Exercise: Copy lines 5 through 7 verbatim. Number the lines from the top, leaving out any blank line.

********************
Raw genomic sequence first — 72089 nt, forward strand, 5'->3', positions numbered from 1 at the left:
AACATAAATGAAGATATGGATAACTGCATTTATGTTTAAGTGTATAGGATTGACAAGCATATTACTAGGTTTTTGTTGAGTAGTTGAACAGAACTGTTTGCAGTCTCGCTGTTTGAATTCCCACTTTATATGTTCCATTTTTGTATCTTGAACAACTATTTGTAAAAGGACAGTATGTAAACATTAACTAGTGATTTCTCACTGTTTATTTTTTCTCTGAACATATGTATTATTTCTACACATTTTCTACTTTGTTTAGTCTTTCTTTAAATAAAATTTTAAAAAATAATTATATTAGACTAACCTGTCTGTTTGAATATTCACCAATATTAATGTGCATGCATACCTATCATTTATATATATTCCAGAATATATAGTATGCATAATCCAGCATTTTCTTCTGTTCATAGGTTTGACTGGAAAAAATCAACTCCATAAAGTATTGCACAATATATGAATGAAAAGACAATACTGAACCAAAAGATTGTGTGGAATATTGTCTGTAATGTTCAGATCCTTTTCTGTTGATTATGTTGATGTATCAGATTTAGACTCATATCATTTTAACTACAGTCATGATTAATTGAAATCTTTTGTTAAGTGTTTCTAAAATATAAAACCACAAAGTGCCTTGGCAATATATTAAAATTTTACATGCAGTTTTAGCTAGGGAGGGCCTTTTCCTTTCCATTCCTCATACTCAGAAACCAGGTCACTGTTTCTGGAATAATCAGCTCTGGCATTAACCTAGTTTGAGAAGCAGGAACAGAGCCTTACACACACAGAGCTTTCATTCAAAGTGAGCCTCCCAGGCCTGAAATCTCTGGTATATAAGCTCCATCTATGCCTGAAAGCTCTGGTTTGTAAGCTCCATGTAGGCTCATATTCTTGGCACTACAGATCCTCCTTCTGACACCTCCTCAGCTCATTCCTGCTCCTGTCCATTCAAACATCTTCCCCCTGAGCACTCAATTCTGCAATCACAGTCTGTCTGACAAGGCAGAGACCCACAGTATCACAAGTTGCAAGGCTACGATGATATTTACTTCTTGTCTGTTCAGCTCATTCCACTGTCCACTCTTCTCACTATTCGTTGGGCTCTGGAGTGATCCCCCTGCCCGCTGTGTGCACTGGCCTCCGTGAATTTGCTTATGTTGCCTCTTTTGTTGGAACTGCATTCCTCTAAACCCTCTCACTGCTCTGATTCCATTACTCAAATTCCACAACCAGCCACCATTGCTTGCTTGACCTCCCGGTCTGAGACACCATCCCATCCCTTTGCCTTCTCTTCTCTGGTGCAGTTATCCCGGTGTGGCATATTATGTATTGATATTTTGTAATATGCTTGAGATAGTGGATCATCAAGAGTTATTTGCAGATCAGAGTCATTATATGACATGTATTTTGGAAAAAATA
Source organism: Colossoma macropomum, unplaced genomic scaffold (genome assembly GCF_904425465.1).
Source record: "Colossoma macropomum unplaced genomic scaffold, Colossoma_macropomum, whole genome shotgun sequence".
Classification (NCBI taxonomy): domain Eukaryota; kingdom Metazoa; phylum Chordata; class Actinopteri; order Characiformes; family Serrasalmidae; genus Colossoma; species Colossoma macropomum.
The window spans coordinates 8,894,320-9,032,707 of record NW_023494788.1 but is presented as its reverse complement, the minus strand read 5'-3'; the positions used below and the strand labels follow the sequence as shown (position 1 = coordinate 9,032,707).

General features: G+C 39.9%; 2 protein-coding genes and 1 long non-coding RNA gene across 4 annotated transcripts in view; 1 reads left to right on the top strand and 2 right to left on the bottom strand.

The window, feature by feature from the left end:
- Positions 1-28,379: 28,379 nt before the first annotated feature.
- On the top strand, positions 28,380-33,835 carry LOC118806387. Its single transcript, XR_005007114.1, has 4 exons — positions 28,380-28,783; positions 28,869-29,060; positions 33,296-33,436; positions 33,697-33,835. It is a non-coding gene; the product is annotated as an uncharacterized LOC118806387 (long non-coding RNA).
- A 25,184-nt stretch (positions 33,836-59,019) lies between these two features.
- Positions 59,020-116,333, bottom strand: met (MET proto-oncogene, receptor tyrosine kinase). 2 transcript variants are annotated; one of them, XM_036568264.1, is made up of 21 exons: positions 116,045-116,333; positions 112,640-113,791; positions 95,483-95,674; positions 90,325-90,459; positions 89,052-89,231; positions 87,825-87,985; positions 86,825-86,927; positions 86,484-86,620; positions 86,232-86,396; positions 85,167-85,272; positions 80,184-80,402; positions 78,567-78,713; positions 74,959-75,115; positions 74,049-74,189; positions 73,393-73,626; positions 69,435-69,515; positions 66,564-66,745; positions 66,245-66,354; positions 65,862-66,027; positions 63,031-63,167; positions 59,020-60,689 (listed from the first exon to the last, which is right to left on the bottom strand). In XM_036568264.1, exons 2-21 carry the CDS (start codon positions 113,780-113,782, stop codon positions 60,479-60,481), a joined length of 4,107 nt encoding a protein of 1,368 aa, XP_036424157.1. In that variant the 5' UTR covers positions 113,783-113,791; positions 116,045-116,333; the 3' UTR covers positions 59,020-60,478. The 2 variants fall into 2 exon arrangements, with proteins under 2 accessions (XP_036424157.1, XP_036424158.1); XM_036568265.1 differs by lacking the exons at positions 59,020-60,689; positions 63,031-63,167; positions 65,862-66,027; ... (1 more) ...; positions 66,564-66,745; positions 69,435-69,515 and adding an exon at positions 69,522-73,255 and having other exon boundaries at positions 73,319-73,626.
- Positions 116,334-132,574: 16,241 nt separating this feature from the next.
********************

Classification (NCBI taxonomy): domain Eukaryota; kingdom Metazoa; phylum Chordata; class Actinopteri; order Characiformes; family Serrasalmidae; genus Colossoma; species Colossoma macropomum.
The window spans coordinates 8,894,320-9,032,707 of record NW_023494788.1 but is presented as its reverse complement, the minus strand read 5'-3'; the positions used below and the strand labels follow the sequence as shown (position 1 = coordinate 9,032,707).

General features: G+C 39.9%; 2 protein-coding genes and 1 long non-coding RNA gene across 4 annotated transcripts in view; 1 reads left to right on the top strand and 2 right to left on the bottom strand.